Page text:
General Properties of Option Prices
Rodney L. White Center Working Paper No. 1-96
Posted: 26 Jan 1996
Date Written: January 1996
This paper examines general properties of prices of contingent claims. When the underlying follows a one- dimensional diffusion and interest rates are deterministic, a claim's delta is bounded by the infimum and the supremum of its delta at maturity. Similar bounds hold for the bond position in a claim's replicating portfolio. If the claim's payoff at maturity is convex (concave), then prior to expiration the claim's price is convex (concave). We also establish conditions under which the bounds on delta and the inherited convexity result extend to a multi-dimensional diffusion (stochastic volatility) setting. These results allow us to undertake comparative static analyses of the effects of changes in interest rates, in dividend rates, and in volatility on the prices of call options in a one- dimensional diffusion setting. The bounds on a claim's delta are shown to be a reflection of the fact that, for a given realization of the Brownian motion driving the risk- neutralized stock price process, the realized value of the process at the claim's maturity date is increasing in its starting value. We dub this the 'no-crossing' property. We demonstrate that if we relax either the continuity or Markovian properties inherent in a diffusion, or consider an unrestricted stochastic volatility setting, then the 'no-crossing' property can be violated. The price of a call option can then be decreasing or concave over some underlying price range, increasing in the passage of time, and decreasing in the level of interest rates.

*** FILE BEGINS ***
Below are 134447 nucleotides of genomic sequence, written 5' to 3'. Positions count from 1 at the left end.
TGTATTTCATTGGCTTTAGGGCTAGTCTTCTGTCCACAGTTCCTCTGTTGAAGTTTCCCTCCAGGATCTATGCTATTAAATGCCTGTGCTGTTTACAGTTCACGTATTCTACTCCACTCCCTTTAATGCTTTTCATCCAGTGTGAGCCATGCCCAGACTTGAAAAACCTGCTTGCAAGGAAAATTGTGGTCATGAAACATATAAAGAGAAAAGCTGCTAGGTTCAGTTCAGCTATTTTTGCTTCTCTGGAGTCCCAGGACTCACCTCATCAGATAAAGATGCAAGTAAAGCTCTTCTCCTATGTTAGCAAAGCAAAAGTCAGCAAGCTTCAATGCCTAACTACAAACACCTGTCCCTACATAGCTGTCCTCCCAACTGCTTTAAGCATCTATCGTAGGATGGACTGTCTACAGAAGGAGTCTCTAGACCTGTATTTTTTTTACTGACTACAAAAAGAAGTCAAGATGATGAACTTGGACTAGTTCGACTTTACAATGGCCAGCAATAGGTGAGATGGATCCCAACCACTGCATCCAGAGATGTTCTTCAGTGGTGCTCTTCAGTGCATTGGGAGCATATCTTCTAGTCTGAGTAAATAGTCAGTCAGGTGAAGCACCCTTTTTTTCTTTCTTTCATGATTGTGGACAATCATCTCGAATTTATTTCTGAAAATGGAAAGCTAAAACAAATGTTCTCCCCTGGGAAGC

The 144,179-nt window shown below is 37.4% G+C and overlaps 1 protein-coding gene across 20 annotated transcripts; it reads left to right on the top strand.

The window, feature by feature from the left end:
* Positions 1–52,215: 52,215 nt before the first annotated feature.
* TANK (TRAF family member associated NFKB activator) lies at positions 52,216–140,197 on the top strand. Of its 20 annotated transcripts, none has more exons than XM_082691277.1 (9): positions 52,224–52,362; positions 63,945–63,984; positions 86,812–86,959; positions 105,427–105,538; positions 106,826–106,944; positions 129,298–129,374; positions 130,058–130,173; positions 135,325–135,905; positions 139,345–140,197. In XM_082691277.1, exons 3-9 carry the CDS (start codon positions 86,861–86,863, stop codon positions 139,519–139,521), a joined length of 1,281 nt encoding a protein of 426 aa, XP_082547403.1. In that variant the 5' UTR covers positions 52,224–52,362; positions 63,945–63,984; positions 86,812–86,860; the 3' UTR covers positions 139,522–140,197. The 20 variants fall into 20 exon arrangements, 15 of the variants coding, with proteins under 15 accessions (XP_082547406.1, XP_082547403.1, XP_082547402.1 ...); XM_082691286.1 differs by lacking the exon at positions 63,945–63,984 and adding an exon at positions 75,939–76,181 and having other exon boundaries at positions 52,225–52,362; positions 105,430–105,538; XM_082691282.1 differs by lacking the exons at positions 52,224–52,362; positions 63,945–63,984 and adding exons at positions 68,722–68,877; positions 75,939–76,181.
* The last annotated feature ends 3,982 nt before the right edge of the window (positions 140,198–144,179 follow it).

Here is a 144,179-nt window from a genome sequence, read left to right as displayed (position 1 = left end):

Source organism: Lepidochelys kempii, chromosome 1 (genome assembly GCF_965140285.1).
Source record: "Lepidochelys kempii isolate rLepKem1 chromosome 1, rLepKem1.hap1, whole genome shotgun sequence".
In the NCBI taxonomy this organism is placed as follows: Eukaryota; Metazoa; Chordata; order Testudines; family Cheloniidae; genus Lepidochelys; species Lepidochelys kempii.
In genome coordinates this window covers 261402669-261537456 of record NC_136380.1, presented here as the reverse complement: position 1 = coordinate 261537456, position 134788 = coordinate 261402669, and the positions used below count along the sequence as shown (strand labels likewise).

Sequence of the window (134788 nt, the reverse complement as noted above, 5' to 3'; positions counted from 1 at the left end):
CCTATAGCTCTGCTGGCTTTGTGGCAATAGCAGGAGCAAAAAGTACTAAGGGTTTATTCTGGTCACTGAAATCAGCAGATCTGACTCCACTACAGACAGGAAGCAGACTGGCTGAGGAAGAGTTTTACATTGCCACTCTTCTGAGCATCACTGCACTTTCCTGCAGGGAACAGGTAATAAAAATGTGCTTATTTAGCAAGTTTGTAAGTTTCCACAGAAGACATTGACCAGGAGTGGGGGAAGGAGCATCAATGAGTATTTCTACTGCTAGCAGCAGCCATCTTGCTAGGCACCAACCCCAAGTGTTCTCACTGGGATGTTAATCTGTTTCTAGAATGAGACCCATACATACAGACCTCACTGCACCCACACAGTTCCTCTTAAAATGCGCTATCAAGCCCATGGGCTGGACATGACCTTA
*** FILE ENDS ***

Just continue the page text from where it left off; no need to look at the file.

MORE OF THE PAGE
JEL Classification: G12, G13
Suggested Citation: Suggested Citation